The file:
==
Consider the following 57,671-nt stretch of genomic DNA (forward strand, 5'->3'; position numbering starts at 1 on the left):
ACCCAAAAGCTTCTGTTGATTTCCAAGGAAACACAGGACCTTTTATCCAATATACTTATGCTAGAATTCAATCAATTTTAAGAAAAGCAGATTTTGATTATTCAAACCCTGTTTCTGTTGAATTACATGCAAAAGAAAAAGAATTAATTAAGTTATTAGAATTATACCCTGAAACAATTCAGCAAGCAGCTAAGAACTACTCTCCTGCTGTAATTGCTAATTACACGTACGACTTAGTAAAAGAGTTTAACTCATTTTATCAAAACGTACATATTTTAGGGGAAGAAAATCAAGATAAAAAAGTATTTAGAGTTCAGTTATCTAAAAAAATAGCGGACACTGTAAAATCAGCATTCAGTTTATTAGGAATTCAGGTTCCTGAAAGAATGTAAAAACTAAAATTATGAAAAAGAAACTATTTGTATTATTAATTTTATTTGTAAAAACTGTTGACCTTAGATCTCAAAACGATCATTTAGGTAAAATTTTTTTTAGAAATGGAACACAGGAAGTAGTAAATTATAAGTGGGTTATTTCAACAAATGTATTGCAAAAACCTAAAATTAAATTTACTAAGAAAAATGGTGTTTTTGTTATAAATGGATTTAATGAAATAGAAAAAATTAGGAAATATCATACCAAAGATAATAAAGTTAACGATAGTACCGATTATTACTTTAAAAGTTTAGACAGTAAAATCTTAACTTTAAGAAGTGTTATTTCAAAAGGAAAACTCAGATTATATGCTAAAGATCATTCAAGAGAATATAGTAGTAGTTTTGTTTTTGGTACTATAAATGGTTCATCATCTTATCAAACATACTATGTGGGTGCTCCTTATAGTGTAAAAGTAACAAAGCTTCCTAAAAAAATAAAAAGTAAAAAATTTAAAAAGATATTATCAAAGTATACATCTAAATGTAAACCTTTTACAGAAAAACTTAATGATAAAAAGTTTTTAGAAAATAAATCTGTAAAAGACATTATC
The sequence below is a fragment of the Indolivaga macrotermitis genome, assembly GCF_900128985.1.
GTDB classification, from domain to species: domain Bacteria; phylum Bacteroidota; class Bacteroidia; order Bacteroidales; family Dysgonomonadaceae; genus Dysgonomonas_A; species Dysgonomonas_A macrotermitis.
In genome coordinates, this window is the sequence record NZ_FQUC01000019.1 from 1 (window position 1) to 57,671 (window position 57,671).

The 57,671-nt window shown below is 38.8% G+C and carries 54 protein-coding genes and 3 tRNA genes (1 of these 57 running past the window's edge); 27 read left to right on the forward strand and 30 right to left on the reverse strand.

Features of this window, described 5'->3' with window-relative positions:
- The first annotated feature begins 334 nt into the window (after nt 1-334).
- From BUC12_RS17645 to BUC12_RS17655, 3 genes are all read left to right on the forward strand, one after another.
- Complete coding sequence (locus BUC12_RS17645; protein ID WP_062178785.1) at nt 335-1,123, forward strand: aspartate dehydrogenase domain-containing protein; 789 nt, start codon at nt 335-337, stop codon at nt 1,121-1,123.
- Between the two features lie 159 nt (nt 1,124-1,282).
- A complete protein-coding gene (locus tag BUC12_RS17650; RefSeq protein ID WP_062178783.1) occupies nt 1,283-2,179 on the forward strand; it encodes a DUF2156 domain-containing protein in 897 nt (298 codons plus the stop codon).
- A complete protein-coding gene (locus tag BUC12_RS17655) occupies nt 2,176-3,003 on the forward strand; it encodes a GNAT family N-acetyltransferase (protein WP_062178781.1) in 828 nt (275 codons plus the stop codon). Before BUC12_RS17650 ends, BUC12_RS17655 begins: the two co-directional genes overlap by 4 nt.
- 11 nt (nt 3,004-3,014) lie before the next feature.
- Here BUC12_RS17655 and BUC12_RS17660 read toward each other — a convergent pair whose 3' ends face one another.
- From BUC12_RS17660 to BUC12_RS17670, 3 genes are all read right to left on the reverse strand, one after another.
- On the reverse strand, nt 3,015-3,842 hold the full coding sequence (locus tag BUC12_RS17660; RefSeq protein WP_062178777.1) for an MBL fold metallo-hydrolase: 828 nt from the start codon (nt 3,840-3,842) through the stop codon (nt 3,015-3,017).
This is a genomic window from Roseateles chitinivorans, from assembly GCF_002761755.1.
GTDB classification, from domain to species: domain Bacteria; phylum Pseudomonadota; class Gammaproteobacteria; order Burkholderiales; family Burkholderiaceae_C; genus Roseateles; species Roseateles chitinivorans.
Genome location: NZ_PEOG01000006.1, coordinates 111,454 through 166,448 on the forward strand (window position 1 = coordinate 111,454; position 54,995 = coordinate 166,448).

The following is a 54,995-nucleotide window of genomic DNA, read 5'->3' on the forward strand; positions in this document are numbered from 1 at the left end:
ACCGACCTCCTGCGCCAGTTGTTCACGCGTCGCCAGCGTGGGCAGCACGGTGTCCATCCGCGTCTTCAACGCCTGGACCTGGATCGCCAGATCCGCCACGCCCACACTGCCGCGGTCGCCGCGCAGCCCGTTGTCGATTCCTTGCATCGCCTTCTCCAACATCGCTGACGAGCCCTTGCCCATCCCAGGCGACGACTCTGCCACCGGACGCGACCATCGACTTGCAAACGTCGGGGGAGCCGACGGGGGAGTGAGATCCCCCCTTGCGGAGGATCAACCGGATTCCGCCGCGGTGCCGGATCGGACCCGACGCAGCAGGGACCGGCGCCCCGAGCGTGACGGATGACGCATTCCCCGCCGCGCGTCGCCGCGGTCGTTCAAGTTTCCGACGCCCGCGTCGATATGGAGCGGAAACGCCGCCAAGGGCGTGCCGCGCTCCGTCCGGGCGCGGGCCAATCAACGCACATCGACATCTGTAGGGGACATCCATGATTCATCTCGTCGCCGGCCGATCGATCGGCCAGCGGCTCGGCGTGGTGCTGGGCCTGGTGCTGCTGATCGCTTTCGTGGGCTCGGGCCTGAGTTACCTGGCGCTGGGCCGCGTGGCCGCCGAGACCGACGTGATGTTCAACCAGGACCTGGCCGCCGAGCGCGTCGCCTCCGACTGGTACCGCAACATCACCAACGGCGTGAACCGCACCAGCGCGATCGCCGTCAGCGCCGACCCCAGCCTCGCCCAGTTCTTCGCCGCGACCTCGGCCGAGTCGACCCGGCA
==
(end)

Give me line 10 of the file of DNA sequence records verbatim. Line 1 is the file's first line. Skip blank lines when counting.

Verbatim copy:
- Complete coding sequence (locus BUC12_RS17645; protein ID WP_062178785.1) at nt 335-1,123, forward strand: aspartate dehydrogenase domain-containing protein; 789 nt, start codon at nt 335-337, stop codon at nt 1,121-1,123.